Chapter 4: Found Poems
“When will it end?”
Refusing was not an option
Or the oppressor will seek revenge.
As Father was marching
He was hit, slapped
When he wasn’t in step.
I tried to help him
With his marching
We were teased,
Taunted by other inmates,
But we just overlooked their comments.
But didn’t get anywhere.
The oppressor beat him, taunted him,
Called him names,
Then beat him again.
It hurt me to watch him and do nothing,
But there was nothing I could do.
I had to stay quiet,
Or I would get beat too,
Or worse... killed.
This nightmare is becoming worse and worse.
When will it end?
Chapter 8: Eulogy
My father was a great man and it just hurts that he died the way he did. My father and I didn’t have a great relationship before the Holocaust. We didn’t fight or argue, or anything. But he had a hard time showing his feelings, even in front of his own family. He seemed to care about other people’s needs instead of our own. He was sometimes the eyes and ears of our community. So was it neglect I felt at the time? Maybe. I don’t know. But I later realized why he was so helpful. When we were kicked out of our homes and started working at the camps, I was determined to make sure that my father and I stayed together. He was so sad that I didn’t go with my mother when we were separated by gender, because he didn’t want to see his only son get tortured. That’s when I realized that he really did care about me.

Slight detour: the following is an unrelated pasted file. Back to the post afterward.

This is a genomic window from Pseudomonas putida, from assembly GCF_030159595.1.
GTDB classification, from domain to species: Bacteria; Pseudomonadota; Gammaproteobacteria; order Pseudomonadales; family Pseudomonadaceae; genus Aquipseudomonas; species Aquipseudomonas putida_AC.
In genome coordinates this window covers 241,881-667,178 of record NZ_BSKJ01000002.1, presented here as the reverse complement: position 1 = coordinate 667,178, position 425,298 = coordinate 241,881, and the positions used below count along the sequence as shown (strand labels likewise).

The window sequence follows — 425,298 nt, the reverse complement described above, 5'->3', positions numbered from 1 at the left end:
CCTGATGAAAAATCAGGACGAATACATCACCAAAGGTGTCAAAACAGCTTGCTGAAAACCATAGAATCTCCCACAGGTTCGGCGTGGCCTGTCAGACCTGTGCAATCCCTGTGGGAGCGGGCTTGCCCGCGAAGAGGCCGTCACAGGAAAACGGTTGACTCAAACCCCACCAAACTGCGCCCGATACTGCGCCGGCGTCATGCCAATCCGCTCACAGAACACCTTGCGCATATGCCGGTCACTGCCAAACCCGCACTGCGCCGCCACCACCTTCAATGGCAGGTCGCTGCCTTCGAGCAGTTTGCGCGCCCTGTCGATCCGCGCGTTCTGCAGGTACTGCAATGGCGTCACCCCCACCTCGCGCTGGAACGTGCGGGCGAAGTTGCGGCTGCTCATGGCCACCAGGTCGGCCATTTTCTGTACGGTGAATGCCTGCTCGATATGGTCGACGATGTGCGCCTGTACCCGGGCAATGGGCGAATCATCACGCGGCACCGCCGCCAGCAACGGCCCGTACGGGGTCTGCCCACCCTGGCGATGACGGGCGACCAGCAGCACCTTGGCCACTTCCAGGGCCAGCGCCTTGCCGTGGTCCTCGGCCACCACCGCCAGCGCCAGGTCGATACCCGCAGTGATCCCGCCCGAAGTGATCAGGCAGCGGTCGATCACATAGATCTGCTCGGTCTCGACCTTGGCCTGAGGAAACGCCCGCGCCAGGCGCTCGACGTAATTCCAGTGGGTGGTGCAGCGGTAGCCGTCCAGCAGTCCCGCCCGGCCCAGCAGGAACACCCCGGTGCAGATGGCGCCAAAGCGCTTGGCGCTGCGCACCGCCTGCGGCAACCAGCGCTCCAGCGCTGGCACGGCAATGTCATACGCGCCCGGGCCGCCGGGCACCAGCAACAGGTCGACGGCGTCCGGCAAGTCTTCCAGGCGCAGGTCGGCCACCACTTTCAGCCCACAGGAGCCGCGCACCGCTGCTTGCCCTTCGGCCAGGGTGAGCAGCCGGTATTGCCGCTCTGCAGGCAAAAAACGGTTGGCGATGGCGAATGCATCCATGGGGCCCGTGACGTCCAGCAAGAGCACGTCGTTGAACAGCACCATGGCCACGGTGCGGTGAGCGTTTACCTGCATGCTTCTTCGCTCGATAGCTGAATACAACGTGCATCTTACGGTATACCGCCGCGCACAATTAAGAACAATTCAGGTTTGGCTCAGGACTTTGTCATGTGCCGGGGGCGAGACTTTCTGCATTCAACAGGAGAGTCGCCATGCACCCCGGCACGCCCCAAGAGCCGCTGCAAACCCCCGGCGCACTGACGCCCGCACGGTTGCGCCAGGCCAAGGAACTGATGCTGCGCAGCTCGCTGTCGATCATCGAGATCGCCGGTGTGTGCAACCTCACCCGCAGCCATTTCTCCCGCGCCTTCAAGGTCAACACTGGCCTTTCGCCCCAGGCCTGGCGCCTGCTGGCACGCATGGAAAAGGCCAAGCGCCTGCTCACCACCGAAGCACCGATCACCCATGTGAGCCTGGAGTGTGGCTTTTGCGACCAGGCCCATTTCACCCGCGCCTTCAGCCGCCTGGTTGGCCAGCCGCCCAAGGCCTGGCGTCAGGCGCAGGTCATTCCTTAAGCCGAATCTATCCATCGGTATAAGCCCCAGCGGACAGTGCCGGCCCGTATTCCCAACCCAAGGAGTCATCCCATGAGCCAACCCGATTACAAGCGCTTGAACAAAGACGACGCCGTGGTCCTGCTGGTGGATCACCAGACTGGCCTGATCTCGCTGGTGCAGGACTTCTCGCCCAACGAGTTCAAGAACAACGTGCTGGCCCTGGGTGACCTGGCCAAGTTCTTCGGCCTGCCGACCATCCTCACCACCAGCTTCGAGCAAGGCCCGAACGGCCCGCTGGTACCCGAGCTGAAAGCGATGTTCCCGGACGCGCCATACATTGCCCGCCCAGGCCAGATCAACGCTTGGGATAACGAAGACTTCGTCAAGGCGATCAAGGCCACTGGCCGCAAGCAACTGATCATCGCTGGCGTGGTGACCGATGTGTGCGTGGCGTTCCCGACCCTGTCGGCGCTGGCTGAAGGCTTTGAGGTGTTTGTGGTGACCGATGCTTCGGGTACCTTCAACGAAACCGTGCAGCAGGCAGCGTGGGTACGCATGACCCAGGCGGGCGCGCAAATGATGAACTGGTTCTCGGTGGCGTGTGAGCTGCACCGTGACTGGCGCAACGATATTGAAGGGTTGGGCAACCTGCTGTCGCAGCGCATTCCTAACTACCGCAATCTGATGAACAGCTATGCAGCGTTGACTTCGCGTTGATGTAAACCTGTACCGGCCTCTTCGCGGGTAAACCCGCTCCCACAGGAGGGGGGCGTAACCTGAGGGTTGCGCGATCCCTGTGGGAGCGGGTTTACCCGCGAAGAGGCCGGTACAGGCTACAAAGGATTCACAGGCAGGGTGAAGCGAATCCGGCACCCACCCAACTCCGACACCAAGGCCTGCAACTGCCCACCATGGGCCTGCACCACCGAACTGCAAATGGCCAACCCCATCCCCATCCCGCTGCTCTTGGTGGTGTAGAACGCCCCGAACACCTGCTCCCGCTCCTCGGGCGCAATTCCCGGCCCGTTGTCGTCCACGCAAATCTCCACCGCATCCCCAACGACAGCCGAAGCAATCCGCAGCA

My father and I worked side by side doing hard labor. In the beginning I was afraid of asking the SS guards to keep my father and me together. When my father felt like giving up, I always pushed him to try harder, and he always tried. Years later, my father started to get really sick; he got older and weaker. I always gave him my food and water. I think I was in denial that my father was dying right before my eyes. I sometimes thought of giving up myself, but I knew I had to keep trying for him. When he died, I...
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